The ostensible topic of last night's Media Take show was Mike Hosking's awful performance over who can vote for the Māori Party (answer: anyone, of course). But, especially in the extended "open floor" korero, it developed into a frank, intriguing discussion of the nature of political campaigning in 2017 – and how to survive political scandals.
We had pencilled in the Māori Party's Tamaki Makaurau candidate Shane Taurima, but when his party's co-leader Marama Fox also became available, we decided to welcome them both on the show, on the reasoning that Shane would have a useful perspective on the Hosking debacle as a former TVNZ journalist. Then, having booked Shane Jones, Winston Peters' superannuation whoopsie (and its potential dirty politics storyline) rather fell into our laps.
The other guest was David Bowes, CEO of the social media research form Zavy, whose Election Tracker offers an interesting insight into the how the respective parties are faring on the social media platforms. Among other things, it vividly illustrates the "Jacinda effect" – both the volume and sentiment of interactions with the party's Facebook content soared from the day the new leader took over and that hasn't really stopped.
On Twitter, no party gets out of negative sentiment – although I do wonder about the parsing of language that creates that measure – but New Zealand First does surprisingly well. And the Greens just about have Instagram, that sunny space, to themselves.
The highs and lows of National's Facebook sentiment are also instructive. Its worst moment was this picture of Bill English congratulating John Key on his knighthood – and it is currently on an upwards trajectory thanks to "Hardworking New Zealanders are not an ATM for the Labour Party", which has been shared more than 2000 times. That line is working for them and you will hear variants of it from now until election day.
But something interesting happened when I put printouts of those graphs on the desk before we started recording. What are these, Marama Fox wanted to know. What's it say about us? How are we doing? She's keenly aware of the way social media can enhance her party's languishing public profile – globally, even.
She'll need every bit of presence she can muster – because the latest polls from the Māori electorates contain a cruel irony. Māori Party candidate Howie Tamati is showing a strong and unexpected lead over the Labour incumbent Adrian Rurawhe in Te Tai Hauāuru. If that holds, there may not be enough party vote to get Marama Fox back into Parliament on the list – and that would be great loss for Parliament itself. (And that is an if: as Gavin White has noted on Facebook, the Māori electorates are tricky to poll for various reasons).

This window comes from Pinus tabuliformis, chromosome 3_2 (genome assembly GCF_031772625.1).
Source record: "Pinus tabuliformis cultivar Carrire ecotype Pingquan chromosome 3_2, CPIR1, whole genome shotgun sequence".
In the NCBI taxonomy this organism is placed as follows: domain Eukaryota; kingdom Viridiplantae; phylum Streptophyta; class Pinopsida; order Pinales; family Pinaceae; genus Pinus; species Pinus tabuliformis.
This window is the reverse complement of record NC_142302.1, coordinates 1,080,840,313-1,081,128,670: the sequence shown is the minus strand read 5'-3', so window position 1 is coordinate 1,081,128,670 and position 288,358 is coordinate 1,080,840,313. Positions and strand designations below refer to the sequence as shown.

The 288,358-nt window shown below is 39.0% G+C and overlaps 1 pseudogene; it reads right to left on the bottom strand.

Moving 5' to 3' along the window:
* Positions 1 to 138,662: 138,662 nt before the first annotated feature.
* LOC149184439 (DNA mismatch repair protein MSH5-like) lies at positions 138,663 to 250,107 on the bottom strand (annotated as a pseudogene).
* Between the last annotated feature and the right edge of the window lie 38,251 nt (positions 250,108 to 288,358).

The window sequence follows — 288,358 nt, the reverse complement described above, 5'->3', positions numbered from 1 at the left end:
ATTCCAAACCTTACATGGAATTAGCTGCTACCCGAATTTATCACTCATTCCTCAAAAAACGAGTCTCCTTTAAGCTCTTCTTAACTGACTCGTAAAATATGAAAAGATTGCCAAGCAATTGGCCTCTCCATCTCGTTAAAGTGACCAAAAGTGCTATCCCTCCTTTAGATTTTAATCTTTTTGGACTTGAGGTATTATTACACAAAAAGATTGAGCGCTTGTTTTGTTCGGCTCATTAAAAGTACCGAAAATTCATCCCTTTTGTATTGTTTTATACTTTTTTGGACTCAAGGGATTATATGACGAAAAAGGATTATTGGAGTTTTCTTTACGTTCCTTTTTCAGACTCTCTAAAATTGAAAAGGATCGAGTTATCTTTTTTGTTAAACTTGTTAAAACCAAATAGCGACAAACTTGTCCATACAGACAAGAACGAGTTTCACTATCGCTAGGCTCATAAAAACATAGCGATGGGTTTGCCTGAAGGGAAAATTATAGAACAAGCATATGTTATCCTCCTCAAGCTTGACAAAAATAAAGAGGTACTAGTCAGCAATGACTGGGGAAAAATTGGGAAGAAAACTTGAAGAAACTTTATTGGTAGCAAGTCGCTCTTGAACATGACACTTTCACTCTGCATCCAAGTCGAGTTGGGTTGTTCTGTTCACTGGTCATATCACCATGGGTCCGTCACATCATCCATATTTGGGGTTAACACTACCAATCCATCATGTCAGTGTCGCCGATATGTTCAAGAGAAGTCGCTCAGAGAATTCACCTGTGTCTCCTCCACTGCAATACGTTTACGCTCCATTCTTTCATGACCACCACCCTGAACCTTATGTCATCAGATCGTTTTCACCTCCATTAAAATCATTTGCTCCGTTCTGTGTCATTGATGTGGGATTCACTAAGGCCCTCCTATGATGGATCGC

It's something we say every election – but this time I think it's actually true. My sense is that all the candidates have clear instructions around "social". And a lot of that involves pictures. I'm not sure whether Jacinda's people set up the Miss Piggy encounter or just recognised a golden photo-op when they saw one, but ...
Look who we ran into at lunch... pic.twitter.com/sUiMRMlhw9— New Zealand Labour (@nzlabour) August 27, 2017
I was moderator for a Film Auckland forum on the parties' respective screen industry policies last week, and the moment I called time, the panelists whipped out their phones for selfies. Peeni Henare took one with Chloe Swarbrick – an MOU selfie, if you will.
That forum also included something that hasn't been a feature of many public discussions in this campaign: the presence of the National Party. We were quite unable to fulfill our promise to present a National candidate on Media Take this week. Working through a list, we thought we had Botany MP Jami-Lee Ross, but after "checking with Wellington" he was suddenly busy that evening. National is also not doing any of Māori Television's debates. The sense is that they've been consciously narrowing their message and who they talk to.
So I'm grateful to minister Maggie Barry for fronting at the screen industry forum. And it seems worth noting that even given her advantage with ministeral briefings, she acquitted herself well. Judging by the conversations in the room afterwards, she won votes.
We should perhaps pause to acknowledge how hard many other candidates are working in this campaign – most notably those from the Green Party, who will be keenly aware of the ground they need to recover. Chloe told me that she doesn't have a free night from here until election day. And James Shaw – who stepped in at short notice for Metiria Turei at our Orcon IRL event a couple of weeks ago – may need to take care he doesn't exhaust himself.
I like the fact that even as the process of persuasion goes more and more digital, we seem to be seeing more real-life interaction too. I think that's healthy.